During the seasoning process, stresses develop in wood as a result of differential shrinkage often leading to checking, splitting and even warping. Separation of wood fibers results in checking and splitting. Due to wood’s innate characteristics, it shrinks and swells differently. This is best explained in the image below. As a general rule of thumb wood shrinks (swells) approximately twice as much in the tangential direction of annual rings as compared to radial direction. Additionally, during the initial drying process outside of a timber inevitably dries quicker than interior, causing differential stresses to develop within a timber. Combined effects of these drying stresses in wood often, and sometimes inevitably, results in formation of checks or splits. Since wood’s weakest strength property is tension perpendicular to grain (similar to how wood is split using an ax), drying stresses can result in a check or split forming in a radial direction across annual rings. However, while these seasoning characteristics may initially appear as problematic, they likely are not. It is important to remember as wood dries, it becomes stronger. Furthermore, development of these seasoning characteristics is, quite often, normal. Most importantly, both are accounted for in derivation of design values for lumber and timbers and are also accounted for in applicable lumber grade rules.

See Figure 4-3 from the Wood Handbook, FPL-GTR-190

Figure 4-3 from the Wood Handbook, FPL-GTR-190

 

 

 

 

 

A check is separation in wood fibers across annual rings of a piece of wood and a split is a separation of wood fibers across annual rings but through a piece of wood. A third type of fiber separation, known as a shake, occurs along annual rings and is generally a naturally occurring phenomenon in standing trees, not a result of seasoning. There are several types of checks and splits defined and handled in grade rules for dimension lumber and timbers.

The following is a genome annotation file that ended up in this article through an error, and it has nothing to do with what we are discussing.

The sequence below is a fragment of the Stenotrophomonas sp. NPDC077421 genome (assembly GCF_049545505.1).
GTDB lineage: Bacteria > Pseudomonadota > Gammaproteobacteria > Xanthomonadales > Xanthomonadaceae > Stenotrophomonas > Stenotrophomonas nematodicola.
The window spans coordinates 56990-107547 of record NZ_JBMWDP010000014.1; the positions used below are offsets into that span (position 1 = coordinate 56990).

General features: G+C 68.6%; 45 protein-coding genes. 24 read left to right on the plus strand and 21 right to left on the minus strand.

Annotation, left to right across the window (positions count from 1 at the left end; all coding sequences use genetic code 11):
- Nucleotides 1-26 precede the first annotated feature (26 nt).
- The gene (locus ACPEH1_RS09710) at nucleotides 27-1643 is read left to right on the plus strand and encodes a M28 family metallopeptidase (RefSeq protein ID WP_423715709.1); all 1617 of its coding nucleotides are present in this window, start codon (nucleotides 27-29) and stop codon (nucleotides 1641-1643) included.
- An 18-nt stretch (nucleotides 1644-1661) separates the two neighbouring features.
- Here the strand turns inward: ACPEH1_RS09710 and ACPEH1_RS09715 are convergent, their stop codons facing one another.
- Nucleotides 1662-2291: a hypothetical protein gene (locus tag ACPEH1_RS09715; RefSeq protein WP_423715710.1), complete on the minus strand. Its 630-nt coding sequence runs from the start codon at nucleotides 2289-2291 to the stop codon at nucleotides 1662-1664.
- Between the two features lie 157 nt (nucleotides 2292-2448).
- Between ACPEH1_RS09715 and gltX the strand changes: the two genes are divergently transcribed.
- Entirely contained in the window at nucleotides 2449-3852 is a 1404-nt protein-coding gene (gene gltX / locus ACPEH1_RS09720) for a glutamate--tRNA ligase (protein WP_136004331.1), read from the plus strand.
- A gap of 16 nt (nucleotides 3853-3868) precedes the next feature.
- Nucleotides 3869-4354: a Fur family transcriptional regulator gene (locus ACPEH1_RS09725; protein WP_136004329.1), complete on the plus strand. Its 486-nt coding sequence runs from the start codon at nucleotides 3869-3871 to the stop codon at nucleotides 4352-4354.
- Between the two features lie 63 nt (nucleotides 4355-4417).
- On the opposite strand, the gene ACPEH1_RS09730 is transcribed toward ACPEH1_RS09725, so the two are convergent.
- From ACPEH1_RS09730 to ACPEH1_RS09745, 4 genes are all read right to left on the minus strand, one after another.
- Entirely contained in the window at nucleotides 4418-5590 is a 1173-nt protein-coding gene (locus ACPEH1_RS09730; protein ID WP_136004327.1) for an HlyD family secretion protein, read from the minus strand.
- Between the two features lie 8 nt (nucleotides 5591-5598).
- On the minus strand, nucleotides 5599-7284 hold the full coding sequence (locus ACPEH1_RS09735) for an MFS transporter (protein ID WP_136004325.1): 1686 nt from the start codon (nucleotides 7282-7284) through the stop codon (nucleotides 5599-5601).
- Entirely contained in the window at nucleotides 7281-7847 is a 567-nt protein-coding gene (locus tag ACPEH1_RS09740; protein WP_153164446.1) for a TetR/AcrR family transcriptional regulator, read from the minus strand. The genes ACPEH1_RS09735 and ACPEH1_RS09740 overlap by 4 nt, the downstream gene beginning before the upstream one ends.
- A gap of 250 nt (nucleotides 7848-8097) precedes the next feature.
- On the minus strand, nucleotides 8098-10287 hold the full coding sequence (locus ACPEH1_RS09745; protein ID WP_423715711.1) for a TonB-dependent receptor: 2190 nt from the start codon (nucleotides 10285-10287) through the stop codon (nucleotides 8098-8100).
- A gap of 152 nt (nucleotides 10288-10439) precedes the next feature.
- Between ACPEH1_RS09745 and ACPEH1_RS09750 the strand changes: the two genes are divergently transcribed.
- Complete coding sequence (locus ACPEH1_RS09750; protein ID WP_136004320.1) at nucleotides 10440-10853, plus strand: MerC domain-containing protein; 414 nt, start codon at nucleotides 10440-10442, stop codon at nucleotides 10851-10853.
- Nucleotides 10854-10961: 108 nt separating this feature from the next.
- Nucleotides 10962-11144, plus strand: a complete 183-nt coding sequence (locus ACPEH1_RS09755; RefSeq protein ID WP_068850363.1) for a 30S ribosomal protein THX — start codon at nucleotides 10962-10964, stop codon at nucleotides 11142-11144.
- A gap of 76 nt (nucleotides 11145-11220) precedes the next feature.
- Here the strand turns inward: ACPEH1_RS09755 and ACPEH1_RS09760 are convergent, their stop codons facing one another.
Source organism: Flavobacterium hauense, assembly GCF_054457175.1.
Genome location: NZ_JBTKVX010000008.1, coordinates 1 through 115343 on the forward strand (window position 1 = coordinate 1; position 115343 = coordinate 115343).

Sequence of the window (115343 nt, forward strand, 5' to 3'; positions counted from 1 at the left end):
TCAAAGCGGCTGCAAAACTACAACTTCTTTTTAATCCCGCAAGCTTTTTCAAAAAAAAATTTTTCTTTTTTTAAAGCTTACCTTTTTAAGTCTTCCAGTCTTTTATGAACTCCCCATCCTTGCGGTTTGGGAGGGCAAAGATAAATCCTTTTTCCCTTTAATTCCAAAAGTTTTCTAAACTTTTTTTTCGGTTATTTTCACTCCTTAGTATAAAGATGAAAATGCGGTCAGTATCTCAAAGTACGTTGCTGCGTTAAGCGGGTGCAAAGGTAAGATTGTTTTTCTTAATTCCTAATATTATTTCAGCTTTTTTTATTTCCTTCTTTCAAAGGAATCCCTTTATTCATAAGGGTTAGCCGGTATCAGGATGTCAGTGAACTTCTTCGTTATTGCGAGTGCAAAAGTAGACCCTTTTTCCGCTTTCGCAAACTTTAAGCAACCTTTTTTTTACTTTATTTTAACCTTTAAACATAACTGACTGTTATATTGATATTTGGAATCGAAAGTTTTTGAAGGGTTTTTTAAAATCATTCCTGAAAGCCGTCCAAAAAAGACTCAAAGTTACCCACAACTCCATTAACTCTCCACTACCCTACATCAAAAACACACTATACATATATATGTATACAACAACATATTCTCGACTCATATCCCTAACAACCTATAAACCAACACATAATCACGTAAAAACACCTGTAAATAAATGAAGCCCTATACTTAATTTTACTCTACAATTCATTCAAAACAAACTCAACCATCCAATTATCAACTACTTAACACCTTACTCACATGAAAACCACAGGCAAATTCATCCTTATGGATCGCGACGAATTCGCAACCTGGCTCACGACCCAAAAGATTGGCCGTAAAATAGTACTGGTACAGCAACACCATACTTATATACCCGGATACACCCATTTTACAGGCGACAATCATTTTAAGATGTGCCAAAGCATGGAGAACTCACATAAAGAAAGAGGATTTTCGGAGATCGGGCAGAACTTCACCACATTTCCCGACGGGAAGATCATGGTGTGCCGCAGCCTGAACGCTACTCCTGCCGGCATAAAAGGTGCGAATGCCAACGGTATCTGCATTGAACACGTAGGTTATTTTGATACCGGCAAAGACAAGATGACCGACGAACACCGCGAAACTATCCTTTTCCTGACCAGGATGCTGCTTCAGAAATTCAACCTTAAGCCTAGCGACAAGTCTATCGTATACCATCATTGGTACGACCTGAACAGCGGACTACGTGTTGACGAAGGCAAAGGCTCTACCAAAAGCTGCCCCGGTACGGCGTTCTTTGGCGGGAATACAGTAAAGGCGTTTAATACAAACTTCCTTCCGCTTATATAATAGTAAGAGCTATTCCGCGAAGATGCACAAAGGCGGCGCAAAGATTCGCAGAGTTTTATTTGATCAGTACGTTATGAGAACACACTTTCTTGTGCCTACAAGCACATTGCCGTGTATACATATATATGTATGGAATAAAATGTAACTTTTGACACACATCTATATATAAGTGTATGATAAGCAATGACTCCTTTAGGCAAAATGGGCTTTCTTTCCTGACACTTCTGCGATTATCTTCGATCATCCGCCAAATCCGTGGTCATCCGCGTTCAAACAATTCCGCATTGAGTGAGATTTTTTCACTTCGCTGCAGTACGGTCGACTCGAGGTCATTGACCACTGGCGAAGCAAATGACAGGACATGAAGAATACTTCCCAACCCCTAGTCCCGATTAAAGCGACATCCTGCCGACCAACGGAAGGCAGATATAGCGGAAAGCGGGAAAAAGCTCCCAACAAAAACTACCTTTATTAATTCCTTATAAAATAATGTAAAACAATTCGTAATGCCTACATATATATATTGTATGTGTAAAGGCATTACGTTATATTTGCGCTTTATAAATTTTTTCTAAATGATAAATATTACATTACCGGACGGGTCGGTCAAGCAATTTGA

In use evaluation of dimension lumber and timbers normal checks and splits can often be interpreted as problematic by some design professionals with respect to allowable design values. However, in most cases they are not. In the image below, ends of both timbers are exhibiting various sizes of normal checks developed as timbers dried. If these timbers were being examined in a structure they would look similar to each adjacent image.

Upper left image shows two large timbers with visible splits on both ends as a result of seasoning. These are considered normal. Each red arrow points to how these checks would look in use.Therefore, checks and splits are often not an issue with in use lumber and timbers.

In summary, normal checks and splits are often encountered when assessing a structure, but they are accounted for in derivation of design values and handled in lumber grade rules.

 

 

 

Reasons for Drying Wood

Yesterday I talked a bit about wood species, and hinted a more pertinent issue than which species lumber is used on a building, is that wood used should be kiln dried. For both technical and performance reasons, drying or seasoning wood is required when making glued wood products such as laminated beams, plywood, particleboard, furniture and many other products. The use of dry framing lumber minimizes negative performance issues in buildings with structural wood framework.

Drying wood to the desired final moisture content minimizes dimensional changes and warping in use. Pieces which might degrade and develop defects during drying can be sorted out at the mill and possibly directed to another use. Such quality control helps to assure performance of products in service and leads to greater customer satisfaction. Lumber which is delivered “green” to wholesalers, retail lumber yards and end users, often has a high percentage of downfall due to the results of natural curing.

The lower price of green lumber, in relationship to dry lumber, is negated by the often 15-20% of pieces which cannot be used as originally intended.

Dry wood provides a better base for paints, finishes and adhesives. Many finishes may not adhere at all to green wood, or the subsequent drying of wood may lead to failures in the paint coat. Adhesives may not bond well (or at all) on green wood.